Sometimes theories and ideas get spread so quickly, adopted so unquestioningly and recycled so often that people don’t stop to question their veracity. Ever since the loud and persistent “print is dead” era of a few years ago, a new narrative has grown up which suggests that although rocked by the digital revolution, increasingly magazines have found ways of adapting to the new media landscape and marrying content and design to re-imagine the print experience. PORT magazine went as far as to proclaim a new “golden age” of magazine publishing.
Jeremy Leslie, longtime magazine designer and the man behind the brilliant magCulture blog has taken up the challenge of showing exactly how magazines are rethinking their role for the contemporary era in his new book The Modern Magazine. Across 240 pages the book combines genuine insights with 750 explanatory visuals, so Jeremy’s book looks like a must-buy if you’re the kind of person who picks up a magazine and smells it straight away. We caught up with him to find out a bit more…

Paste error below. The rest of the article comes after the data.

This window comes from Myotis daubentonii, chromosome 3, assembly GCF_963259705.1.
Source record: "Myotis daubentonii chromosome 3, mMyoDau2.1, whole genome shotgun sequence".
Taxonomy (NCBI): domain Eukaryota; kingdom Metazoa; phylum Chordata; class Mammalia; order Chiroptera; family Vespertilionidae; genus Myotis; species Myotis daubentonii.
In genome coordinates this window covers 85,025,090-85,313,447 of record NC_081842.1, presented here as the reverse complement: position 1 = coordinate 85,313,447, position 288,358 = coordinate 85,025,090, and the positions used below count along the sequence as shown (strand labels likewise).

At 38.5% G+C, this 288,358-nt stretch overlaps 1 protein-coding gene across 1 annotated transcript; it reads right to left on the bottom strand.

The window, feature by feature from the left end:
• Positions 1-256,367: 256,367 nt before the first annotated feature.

The Modern Magazine conference will be held at Central Saint Martins on October 16.
Where did the idea for this book come from?
My last book was the magCulture one back in 2003, and I’d always intended to do another – the magCulture blog was first intended as a research tool for that follow-up. I was just busy with other things.
What encouraged me to publish The Modern Magazine now was a desire to finally draw a line under the “end of print” argument. The last few years have seen some fantastic editorial design being published in conjunction with clever, well-developed content. Several other books had looked at aspects of this but I felt there was a need for a broader overview of developments – from small independents through to mainstream heavyweights, and across design and editorial.
This is a hugely exciting time for creative publishing as magazines struggle with broken business models. And as ever, magazines tend to get trashed or recycled, so all those ideas and designs quickly disappear unless recorded. Not everyone collects mags like I do!
Which magazines have really risen to the challenge of digital?